Contracts, Safety Ratios, and Stipends - Oh My!

by JenRN2010 JenRN2010, BSN (New) New

Specializes in psychiatric. Has 12 years experience.

My husband and I are both RNs and want to begin travel nursing to support hospitals in, “COVID hot-spots.“ I work from home and could live anywhere. My husband would take a 6 month sabbatical to do travel nursing.

My husband is a 10 year CICU RN (CCRN) who transferred to the ED a year ago (now trauma certified, and an ED pod-lead). Since April, he was pulled to the COVID ICU to precept and mentor non-ICU RNs. An ongoing reduction in COVID cases led to the recent closing of the hospital’s COVID ICU.

The rate of new COVID cases in the state is down to a couple hundred a day. Now, back in the ED, he goes several shifts without a single new positive case (at the busiest ED in the state, a Level I Trauma Center).


What was the biggest mistake that you ever made in contract negotiations? Can a requirement of “3/12’s in a row,” be written into a contract?

What is the worst-case scenario of unsafe ICU staffing ratios that you have experienced?

Is the housing stipend negotiable? Thank you for any suggestions. We don’t quite know where to start.



1 Article; 5,707 Posts

Yes, it is common to have stacked shifts written into the contract. Typically recruiters should have a good idea if this is possible at a given facility.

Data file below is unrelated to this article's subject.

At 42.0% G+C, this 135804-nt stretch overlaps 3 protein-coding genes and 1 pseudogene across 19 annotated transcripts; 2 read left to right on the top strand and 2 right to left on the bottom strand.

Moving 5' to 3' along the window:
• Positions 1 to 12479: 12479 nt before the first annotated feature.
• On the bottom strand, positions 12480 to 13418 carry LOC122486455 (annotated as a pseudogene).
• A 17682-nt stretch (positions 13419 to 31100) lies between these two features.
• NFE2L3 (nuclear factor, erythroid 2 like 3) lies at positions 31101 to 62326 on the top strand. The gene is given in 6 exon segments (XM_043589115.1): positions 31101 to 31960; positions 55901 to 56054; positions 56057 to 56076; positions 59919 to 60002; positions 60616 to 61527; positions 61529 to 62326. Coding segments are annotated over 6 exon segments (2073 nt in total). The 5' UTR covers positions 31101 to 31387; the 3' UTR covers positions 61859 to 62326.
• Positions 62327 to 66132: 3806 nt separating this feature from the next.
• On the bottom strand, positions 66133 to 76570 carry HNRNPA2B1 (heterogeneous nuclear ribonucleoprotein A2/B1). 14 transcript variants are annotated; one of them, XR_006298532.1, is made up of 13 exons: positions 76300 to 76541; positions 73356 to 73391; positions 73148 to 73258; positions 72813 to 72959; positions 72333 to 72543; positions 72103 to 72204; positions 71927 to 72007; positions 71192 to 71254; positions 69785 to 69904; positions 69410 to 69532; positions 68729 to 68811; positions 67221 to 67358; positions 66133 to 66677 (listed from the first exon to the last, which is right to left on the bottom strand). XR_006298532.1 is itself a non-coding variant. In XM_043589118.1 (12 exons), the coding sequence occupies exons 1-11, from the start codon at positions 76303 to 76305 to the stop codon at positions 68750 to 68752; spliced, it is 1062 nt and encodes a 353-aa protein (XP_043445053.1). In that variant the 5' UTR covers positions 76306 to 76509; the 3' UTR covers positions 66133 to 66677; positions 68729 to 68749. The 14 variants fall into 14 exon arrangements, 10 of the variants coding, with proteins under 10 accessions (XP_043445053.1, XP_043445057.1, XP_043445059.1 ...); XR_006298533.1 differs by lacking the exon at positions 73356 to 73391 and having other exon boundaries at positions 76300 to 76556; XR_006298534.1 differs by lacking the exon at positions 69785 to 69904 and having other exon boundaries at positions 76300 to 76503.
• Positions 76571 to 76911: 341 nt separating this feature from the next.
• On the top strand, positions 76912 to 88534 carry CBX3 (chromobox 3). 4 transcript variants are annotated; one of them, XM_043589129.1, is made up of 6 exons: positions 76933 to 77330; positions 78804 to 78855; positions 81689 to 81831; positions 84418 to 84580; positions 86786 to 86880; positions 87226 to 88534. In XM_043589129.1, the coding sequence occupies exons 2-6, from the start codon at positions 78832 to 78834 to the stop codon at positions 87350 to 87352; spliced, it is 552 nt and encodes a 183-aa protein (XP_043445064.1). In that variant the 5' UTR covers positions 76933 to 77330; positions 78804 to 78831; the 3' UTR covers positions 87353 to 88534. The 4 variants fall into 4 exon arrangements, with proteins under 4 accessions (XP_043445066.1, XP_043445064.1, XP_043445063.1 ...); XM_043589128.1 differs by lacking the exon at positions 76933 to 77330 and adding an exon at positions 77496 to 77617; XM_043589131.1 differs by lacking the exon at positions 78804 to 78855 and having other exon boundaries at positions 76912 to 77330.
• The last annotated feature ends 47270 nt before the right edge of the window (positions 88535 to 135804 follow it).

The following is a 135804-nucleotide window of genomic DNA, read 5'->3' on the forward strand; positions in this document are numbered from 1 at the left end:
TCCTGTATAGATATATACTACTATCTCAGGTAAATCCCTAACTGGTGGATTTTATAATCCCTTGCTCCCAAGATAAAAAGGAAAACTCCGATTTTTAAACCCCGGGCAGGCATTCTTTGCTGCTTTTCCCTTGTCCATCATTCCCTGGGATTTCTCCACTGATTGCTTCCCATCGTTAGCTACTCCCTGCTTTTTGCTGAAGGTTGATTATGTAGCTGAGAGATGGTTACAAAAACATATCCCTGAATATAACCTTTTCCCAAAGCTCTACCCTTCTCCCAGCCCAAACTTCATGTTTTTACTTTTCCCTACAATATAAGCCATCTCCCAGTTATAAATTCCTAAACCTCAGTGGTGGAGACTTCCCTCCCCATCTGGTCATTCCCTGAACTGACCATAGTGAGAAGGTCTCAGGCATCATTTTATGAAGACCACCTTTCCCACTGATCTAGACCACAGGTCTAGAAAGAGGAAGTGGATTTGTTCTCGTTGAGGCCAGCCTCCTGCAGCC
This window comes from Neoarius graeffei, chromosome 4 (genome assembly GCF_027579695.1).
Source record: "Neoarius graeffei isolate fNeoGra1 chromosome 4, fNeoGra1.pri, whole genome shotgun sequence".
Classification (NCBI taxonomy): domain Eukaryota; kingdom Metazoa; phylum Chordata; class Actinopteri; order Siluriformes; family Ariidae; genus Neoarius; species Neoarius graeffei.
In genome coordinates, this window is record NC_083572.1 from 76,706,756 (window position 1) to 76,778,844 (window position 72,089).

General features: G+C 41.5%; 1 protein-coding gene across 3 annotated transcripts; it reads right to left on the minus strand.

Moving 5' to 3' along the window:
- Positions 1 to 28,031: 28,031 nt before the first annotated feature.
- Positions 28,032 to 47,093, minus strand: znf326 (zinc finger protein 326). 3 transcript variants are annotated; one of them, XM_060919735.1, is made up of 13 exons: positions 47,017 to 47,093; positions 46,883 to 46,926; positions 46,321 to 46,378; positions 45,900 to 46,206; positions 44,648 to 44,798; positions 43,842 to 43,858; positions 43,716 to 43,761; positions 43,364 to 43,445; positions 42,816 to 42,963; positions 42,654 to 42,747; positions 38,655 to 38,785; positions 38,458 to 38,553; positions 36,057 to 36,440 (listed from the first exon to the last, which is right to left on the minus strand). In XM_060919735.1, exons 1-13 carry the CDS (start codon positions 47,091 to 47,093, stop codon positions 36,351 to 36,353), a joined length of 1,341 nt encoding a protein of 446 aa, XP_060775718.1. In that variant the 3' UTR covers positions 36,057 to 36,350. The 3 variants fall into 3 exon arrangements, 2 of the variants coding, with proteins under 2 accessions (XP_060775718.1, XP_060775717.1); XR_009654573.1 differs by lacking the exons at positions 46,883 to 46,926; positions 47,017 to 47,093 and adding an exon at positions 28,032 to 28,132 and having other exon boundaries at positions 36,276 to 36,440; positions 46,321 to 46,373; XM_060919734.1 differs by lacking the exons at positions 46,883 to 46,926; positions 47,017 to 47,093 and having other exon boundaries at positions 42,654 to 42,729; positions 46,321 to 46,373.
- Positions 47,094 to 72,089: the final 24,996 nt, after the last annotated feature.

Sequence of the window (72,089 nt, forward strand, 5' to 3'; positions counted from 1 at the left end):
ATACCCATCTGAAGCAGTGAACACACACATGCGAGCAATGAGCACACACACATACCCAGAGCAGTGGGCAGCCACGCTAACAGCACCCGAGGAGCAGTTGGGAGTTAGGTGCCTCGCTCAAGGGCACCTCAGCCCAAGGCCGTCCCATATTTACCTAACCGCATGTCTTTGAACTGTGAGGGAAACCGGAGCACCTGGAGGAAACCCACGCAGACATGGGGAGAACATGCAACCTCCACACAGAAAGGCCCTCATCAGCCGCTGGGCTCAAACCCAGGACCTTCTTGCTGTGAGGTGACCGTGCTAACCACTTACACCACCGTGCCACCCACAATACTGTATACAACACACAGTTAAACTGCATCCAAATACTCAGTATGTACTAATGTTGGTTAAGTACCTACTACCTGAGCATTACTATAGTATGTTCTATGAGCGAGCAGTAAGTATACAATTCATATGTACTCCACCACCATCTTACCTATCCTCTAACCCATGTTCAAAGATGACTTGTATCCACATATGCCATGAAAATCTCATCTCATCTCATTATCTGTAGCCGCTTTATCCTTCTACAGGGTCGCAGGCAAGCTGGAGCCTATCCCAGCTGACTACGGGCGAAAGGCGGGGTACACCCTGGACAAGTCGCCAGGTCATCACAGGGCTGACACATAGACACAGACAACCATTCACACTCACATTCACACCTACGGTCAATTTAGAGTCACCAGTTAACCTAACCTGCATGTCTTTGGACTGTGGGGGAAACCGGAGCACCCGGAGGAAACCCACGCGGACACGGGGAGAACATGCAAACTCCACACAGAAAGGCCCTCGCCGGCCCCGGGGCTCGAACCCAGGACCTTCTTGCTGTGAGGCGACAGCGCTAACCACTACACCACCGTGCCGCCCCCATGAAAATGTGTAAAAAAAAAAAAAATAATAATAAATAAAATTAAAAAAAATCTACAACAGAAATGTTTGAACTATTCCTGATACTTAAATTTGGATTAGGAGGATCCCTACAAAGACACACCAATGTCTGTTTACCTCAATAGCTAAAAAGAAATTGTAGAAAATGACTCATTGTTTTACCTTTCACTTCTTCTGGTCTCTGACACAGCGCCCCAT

Worst case? I've heard some horror stories. But remember, you have choices. You don't have to take any particular assignment. Any hospital that isn't a traveler mill (extremely heavy user) is going to have the manager interview you by phone. If they call you, they already want you and unless they need a specific skill clarified, it is really for you to interview them - they are trying to sell you on coming. Grill them about staffing ratios, turnover, patient population or anything else, like why they need you! (best answer, pregnancy leave). Any bad vibes, just tell the manager you will talk to your recruiter and say not a good fit to your recruiter.

Everything is negotiable. However, there is only one pot to draw from. The industry works on all inclusive bill rates for every hour you work. That is split multiple ways into your compensation, and the agency margin. If the agency margin is fixed (they have a goal of keeping the lights on and recruiters and other staff paid), all you are doing is changing how your compensation is split up. Yes, assuming you keep your home (valid IRS tax home), housing, per diem, and travel reimbursement can all be paid tax free. This is often already maximized, at least to the extent that their accountant or tax lawyer feels comfortable with - so you may not need to negotiate a low hourly wage and higher tax free, that is the way most agencies already deal with compensation packages.

So per the article you read, call lots of agencies and talk to lots of recruiters. You will learn a lot about stuff you haven't even thought about yet. A useful side effect of all that work finding good recruiters.